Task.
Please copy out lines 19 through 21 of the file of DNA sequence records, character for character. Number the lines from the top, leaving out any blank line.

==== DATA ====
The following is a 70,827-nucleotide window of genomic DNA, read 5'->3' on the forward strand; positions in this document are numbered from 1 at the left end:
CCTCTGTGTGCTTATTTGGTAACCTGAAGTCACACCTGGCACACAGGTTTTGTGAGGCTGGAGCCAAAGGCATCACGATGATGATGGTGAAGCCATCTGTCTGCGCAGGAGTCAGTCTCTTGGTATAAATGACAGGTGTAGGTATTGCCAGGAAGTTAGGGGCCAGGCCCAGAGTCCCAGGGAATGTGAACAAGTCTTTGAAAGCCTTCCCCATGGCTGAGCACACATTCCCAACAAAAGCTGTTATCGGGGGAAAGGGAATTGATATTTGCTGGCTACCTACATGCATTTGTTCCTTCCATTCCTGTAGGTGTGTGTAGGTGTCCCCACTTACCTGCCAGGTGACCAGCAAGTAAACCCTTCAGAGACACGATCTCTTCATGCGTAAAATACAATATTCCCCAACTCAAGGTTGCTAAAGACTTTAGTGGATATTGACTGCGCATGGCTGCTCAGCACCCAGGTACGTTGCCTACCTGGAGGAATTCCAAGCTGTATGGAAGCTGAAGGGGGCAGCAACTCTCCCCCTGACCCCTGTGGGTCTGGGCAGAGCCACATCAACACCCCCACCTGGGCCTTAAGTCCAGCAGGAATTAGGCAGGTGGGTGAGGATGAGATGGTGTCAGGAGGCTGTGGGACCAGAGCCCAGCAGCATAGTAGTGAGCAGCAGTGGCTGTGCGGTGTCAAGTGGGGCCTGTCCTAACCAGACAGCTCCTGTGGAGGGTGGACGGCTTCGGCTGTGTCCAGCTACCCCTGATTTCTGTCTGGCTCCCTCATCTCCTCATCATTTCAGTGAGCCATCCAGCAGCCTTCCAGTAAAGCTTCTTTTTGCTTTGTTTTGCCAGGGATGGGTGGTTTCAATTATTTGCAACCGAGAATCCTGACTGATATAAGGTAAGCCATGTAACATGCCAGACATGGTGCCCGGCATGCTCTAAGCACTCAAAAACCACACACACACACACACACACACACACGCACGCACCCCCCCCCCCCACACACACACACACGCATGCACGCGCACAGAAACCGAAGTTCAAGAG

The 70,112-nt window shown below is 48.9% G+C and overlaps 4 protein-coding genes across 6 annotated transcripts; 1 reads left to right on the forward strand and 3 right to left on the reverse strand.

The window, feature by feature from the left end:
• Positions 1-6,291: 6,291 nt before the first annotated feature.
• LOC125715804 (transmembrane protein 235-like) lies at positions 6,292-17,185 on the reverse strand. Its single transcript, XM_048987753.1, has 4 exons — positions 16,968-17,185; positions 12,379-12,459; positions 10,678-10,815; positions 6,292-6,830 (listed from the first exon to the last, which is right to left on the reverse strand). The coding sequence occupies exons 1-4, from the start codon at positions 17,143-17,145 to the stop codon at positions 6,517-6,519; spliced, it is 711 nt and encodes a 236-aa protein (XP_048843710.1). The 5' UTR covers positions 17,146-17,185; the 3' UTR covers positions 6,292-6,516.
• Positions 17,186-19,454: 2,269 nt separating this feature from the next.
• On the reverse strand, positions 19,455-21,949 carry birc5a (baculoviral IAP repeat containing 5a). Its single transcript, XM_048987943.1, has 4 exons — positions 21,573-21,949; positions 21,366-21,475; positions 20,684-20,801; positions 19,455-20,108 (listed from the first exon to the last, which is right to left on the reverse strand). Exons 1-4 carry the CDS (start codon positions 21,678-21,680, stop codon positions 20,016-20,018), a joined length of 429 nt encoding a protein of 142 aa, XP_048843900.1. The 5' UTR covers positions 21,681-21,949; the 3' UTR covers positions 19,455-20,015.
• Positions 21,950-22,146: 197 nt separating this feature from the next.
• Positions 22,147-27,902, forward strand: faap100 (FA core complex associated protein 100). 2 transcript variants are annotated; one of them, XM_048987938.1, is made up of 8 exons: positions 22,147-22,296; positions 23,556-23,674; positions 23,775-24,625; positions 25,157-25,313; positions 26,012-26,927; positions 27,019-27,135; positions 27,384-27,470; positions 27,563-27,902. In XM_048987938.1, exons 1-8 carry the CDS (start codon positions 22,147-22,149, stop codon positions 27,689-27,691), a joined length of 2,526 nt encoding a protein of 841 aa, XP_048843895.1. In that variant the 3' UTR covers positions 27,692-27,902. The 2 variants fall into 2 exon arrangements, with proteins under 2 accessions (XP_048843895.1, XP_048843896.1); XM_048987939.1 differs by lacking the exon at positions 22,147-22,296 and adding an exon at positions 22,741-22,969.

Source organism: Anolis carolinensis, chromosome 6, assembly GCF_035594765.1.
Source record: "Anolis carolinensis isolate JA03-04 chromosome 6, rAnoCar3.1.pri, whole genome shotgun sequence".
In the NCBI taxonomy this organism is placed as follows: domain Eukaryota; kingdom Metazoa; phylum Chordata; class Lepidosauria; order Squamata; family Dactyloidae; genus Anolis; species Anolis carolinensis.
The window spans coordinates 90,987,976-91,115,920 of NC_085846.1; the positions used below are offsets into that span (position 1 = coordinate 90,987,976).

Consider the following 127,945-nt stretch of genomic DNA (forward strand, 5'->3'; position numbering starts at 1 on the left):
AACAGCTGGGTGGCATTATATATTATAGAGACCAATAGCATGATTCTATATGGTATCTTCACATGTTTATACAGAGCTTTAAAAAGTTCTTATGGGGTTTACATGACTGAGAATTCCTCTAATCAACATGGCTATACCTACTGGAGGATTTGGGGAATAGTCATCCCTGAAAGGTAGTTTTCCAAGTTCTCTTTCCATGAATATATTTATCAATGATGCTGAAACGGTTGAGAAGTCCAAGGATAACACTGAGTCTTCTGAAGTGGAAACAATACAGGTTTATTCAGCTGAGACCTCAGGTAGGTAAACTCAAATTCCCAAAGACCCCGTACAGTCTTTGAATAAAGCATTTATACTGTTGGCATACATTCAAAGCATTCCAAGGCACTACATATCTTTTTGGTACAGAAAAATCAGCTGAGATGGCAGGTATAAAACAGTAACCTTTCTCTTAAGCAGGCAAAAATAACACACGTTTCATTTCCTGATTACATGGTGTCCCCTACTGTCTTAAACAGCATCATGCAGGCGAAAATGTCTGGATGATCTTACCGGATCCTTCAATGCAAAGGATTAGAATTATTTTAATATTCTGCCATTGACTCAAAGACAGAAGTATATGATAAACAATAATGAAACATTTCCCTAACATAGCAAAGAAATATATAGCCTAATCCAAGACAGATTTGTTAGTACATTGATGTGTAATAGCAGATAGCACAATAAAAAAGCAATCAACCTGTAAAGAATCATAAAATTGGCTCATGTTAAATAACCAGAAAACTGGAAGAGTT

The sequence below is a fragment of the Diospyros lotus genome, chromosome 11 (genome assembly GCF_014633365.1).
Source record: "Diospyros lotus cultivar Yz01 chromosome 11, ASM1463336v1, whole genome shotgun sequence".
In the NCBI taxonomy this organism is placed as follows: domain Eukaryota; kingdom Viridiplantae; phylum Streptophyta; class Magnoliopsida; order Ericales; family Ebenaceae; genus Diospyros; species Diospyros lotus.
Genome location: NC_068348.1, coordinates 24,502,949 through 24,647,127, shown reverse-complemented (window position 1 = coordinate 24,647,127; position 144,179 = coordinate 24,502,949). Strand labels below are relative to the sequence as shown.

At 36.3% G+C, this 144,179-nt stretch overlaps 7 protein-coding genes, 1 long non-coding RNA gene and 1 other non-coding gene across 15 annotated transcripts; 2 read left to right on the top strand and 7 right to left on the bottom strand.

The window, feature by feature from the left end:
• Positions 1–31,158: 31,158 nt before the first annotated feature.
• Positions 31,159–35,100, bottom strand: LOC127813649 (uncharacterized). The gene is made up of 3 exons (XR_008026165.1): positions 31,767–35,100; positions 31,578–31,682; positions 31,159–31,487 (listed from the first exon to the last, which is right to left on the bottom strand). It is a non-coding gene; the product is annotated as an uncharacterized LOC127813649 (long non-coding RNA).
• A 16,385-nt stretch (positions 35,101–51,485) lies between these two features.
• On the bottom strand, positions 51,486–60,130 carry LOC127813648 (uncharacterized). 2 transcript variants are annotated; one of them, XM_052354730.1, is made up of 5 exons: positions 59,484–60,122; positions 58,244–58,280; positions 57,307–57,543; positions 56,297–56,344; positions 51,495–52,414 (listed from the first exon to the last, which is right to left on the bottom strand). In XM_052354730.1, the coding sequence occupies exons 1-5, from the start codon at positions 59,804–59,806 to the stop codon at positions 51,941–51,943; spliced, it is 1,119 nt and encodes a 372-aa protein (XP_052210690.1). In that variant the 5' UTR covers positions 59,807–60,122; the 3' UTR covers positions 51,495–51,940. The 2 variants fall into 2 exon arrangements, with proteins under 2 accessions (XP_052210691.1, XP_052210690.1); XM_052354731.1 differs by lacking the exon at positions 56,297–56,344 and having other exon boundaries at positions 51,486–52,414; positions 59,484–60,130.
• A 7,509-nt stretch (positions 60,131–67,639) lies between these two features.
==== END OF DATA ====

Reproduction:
In the NCBI taxonomy this organism is placed as follows: domain Eukaryota; kingdom Viridiplantae; phylum Streptophyta; class Magnoliopsida; order Ericales; family Ebenaceae; genus Diospyros; species Diospyros lotus.
Genome location: NC_068348.1, coordinates 24,502,949 through 24,647,127, shown reverse-complemented (window position 1 = coordinate 24,647,127; position 144,179 = coordinate 24,502,949). Strand labels below are relative to the sequence as shown.

At 36.3% G+C, this 144,179-nt stretch overlaps 7 protein-coding genes, 1 long non-coding RNA gene and 1 other non-coding gene across 15 annotated transcripts; 2 read left to right on the top strand and 7 right to left on the bottom strand.